The mean absolute percentage error is an intuitive measure of the average degree to which a forecast is wrong. It has the advantage of easy interpretation, with a MAPE of 0.05 corresponding to being about 5% wrong, on average. The MAPE is defined exactly as we’d expect: it’s the mean of the absolute value of the error as a fraction of the true value.
MAPE, while interpretable, has some problems. It does not treat overprediction and underprediction symmetrically. The same error (as in, the same absolute difference between the forecast and true values) is more heavily punished when it is an overprediction than an underprediction. This can lead to selecting models that systematically under-forecast. Further, error from over-forecasting is unbounded when computing the MAPE: one can predict many times the true result, and MAPE will punish that in proportion. Conversely, error from under-forecasting is bounded; MAPE cannot allow more than a 100% under-forecast.
Further discussion of the shortcomings of MAPE (and other metrics) are given in Another look at measures of forecast accuracy by Hyndman and Koehler, which also proposed a new measure of forecast accuracy: the Mean Absolute Scaled Error.
Mean Absolute Scaled Error (MASE)
The mean absolute scaled error can help overcome some of the shortcomings of other measures of forecast quality. In particular, it bakes in the naive one-step ahead baseline forecast by scaling the error to the baseline error (the error of the baseline forecast) on the training set. As a result, any forecast can easily be compared to the baseline. If a method has a MASE greater than one, it is performing worse than the baseline did on the training set. A MASE of less than one is performing better. For instance, a MASE of 0.5 means that the method has a mean error that is half the error of the baseline on the training set.
MASE mitigates many of the problems with MAPE, including only going to infinity (which MAPE does when the observed value is zero), when every historical observation is exactly equal. This makes it particularly appropriate for intermittent demand (see Another look at forecast-accuracy metrics for intermittent demand). For more in-depth discussion of the considerations in choosing a forecast-accuracy metric, we recommend the linked papers.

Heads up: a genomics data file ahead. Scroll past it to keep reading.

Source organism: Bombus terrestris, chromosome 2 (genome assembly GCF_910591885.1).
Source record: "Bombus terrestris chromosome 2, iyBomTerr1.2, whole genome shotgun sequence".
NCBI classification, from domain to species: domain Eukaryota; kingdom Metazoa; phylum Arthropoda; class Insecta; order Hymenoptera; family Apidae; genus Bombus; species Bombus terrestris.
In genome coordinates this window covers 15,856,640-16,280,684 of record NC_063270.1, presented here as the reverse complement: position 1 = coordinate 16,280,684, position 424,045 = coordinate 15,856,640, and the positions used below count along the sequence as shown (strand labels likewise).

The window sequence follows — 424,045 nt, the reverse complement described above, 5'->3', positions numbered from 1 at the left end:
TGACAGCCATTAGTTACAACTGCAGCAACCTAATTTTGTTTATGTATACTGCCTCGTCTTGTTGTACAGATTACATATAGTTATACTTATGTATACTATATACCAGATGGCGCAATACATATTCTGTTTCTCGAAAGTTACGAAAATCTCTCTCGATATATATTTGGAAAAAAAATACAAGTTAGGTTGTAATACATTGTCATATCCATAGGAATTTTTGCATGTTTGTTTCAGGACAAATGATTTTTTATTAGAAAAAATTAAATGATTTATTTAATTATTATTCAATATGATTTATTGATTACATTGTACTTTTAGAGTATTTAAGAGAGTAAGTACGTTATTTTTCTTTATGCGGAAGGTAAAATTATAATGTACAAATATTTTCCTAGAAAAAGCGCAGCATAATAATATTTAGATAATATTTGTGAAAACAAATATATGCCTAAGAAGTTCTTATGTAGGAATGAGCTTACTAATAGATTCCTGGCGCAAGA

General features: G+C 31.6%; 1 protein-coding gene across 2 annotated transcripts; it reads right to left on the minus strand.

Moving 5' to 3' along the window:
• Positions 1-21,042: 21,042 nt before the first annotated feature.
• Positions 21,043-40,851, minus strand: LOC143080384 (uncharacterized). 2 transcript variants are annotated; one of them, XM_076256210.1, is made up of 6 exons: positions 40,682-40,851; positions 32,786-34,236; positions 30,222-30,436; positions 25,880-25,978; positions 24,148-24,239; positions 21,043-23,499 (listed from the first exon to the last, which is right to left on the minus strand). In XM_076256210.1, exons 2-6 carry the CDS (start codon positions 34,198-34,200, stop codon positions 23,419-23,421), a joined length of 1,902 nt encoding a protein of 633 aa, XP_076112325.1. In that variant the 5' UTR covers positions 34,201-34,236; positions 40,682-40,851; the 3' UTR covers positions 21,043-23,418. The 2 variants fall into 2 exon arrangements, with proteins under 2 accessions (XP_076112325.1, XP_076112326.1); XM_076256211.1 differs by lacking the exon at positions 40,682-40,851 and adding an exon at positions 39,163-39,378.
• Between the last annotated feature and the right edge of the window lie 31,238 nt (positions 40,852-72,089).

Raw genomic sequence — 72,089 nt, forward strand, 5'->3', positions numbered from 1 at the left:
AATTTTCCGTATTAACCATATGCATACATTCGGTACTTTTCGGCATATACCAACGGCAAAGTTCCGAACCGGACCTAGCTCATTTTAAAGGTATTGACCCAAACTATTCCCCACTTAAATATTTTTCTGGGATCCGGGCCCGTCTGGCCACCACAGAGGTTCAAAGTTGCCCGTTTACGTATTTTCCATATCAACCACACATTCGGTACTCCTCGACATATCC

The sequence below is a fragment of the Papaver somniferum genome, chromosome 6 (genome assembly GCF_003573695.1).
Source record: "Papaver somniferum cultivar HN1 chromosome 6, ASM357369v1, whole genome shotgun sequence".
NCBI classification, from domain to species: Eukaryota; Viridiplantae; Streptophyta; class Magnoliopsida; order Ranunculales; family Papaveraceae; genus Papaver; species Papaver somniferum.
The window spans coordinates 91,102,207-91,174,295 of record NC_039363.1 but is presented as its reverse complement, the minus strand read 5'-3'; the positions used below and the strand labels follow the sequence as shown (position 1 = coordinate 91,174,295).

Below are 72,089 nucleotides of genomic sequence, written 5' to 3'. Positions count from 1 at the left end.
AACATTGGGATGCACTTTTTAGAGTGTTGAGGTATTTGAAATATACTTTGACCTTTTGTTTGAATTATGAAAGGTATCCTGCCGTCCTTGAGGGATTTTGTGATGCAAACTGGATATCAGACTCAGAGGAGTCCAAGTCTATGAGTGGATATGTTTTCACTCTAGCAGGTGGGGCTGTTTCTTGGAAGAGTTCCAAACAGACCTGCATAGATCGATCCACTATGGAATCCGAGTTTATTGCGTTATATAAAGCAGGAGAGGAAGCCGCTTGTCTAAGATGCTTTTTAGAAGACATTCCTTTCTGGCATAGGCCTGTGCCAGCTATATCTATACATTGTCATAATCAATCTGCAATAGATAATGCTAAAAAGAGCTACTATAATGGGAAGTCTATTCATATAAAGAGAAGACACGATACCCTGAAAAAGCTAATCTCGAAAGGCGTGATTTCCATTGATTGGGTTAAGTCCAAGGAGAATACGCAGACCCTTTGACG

The baseline used when computing MASE is the naive one-step ahead forecast, but it can easily be extended to a seasonal variant.
Modeling electricity demand in California
To demonstrate the techniques outlined in our previous discussion, let’s tackle a real time series modeling problem: predicting electricity demand in California. The United States Energy Information Administration provides detailed and open information about the energy use of each US state. One can imagine myriad uses for accurate and timely projections of future energy usage: from upscaling and downscaling production to discovering outlandishly high or low usage in recent data.
To create our forecast, we’ll employ Facebook’s open source forecasting tool: Prophet.
Prophet implements the components we described above: a generalized additive model with piecewise linear trend, multiple layers of seasonality modeled with Fourier series, and holiday effects. Under the hood, the model is implemented in the probabilistic programming language Stan. By default, it is not fully Bayesian, using only a (maximum a posteriori) point estimate of parameters to facilitate fast fitting. However, it does provide a measure of forecast uncertainty, arising from two sources.